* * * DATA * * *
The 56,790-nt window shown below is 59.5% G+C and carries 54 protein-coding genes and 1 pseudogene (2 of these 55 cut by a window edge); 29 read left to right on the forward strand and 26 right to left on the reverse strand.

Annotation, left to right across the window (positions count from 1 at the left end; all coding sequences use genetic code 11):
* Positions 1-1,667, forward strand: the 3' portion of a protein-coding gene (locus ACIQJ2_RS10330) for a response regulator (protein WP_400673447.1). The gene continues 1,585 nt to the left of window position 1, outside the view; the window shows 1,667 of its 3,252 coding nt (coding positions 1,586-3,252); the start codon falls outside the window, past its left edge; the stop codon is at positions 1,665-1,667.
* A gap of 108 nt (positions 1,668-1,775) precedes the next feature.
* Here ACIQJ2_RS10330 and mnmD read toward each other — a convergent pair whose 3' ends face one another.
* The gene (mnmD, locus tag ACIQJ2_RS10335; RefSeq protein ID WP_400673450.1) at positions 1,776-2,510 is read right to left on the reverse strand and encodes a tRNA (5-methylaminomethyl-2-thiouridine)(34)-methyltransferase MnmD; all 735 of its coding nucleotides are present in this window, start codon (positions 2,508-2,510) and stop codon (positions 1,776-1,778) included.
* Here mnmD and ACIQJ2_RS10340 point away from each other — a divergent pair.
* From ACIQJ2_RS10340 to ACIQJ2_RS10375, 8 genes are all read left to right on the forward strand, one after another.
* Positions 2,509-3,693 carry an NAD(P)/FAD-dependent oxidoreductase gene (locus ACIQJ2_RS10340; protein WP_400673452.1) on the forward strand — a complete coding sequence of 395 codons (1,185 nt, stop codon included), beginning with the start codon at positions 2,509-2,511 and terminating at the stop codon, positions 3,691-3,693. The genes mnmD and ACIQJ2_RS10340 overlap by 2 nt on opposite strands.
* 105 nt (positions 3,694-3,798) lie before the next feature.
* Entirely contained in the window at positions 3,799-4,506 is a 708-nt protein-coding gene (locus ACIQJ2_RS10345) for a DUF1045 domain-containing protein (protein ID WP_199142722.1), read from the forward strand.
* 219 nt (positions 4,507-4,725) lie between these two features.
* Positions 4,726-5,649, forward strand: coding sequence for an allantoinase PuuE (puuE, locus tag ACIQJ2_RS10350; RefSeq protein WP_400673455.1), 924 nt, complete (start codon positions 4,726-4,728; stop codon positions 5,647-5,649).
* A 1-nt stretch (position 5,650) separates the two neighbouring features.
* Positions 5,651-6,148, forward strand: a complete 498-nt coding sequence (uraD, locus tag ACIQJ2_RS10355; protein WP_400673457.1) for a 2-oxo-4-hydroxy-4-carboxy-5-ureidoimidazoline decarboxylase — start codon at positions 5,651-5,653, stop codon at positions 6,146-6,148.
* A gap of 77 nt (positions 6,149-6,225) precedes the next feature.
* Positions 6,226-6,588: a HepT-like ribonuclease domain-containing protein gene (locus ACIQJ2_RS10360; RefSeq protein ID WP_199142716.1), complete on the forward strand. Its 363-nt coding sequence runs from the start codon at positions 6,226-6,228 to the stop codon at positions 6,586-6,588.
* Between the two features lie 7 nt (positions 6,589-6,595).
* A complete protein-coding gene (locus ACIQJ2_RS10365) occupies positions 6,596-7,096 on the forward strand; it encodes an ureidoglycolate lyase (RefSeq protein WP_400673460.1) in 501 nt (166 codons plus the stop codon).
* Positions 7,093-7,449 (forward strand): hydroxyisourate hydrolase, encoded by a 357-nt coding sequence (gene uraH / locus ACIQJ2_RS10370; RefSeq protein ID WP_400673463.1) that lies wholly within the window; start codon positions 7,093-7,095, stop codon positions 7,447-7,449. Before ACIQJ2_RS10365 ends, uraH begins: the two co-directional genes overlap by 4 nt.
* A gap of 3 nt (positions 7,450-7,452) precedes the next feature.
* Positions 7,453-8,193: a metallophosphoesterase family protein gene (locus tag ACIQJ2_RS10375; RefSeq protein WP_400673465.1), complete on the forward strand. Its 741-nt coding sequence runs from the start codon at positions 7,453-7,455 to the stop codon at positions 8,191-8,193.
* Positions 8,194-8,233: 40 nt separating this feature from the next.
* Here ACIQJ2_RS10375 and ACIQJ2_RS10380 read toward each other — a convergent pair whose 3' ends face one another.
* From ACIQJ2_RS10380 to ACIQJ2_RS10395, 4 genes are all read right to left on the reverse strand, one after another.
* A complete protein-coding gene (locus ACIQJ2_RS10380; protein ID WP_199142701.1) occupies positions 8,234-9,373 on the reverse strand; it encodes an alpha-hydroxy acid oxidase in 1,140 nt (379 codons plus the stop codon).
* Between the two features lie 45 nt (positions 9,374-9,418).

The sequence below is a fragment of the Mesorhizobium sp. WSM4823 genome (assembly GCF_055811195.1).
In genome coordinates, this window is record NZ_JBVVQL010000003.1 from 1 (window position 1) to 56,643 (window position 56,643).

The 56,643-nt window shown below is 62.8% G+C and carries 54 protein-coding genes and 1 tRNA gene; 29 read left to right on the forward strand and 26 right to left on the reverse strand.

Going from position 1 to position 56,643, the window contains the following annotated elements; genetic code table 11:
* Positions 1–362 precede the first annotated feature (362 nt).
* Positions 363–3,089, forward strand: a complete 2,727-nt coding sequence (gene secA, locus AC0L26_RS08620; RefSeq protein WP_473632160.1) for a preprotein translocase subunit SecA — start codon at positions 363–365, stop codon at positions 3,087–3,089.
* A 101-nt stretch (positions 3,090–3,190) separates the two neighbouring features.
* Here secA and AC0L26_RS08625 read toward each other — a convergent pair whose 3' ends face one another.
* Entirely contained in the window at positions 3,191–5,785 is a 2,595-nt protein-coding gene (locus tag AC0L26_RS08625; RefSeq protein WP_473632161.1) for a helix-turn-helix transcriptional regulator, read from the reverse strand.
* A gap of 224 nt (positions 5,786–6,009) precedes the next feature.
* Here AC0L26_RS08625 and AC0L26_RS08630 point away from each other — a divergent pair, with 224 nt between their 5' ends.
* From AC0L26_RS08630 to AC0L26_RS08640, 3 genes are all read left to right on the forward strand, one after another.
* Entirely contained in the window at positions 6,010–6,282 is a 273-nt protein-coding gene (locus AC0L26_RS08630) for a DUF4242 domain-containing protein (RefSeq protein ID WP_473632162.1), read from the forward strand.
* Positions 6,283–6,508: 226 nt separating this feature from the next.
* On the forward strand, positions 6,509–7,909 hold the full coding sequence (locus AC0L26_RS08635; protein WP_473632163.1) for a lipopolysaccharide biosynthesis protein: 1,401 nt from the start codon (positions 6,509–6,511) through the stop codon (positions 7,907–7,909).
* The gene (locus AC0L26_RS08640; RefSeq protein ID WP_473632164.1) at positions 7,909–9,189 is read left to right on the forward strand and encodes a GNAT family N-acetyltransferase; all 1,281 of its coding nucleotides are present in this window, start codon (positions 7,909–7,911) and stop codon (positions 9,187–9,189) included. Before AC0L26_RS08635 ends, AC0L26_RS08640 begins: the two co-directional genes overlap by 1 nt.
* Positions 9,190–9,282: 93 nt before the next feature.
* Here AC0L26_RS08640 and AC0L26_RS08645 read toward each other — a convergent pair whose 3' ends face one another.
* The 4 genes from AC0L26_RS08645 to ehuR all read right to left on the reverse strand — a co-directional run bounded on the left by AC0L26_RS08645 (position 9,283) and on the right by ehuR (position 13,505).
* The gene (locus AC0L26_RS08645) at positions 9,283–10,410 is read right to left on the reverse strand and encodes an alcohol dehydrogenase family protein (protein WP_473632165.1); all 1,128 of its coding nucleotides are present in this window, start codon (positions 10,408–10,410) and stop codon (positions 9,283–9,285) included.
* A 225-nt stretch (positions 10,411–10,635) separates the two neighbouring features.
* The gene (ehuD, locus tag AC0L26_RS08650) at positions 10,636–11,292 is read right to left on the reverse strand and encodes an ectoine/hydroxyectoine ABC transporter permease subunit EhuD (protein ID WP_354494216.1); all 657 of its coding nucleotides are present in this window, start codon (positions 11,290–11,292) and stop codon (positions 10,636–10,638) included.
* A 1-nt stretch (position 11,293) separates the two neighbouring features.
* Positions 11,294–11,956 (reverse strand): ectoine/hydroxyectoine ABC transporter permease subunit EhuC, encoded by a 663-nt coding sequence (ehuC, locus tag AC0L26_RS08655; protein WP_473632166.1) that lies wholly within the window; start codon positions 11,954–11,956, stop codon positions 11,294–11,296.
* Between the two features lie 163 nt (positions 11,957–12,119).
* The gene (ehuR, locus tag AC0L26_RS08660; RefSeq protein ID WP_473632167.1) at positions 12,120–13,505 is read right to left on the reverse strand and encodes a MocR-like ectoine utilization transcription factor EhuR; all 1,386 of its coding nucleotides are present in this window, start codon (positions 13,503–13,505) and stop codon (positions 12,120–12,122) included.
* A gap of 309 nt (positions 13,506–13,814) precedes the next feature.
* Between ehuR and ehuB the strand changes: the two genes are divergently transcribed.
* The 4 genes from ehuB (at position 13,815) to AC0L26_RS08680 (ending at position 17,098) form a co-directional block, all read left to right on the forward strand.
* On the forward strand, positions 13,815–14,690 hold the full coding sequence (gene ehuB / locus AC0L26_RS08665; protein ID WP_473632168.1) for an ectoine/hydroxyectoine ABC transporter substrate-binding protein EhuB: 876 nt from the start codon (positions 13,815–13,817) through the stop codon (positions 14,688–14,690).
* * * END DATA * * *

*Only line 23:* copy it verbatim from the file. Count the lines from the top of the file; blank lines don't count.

* Positions 8,194-8,233: 40 nt separating this feature from the next.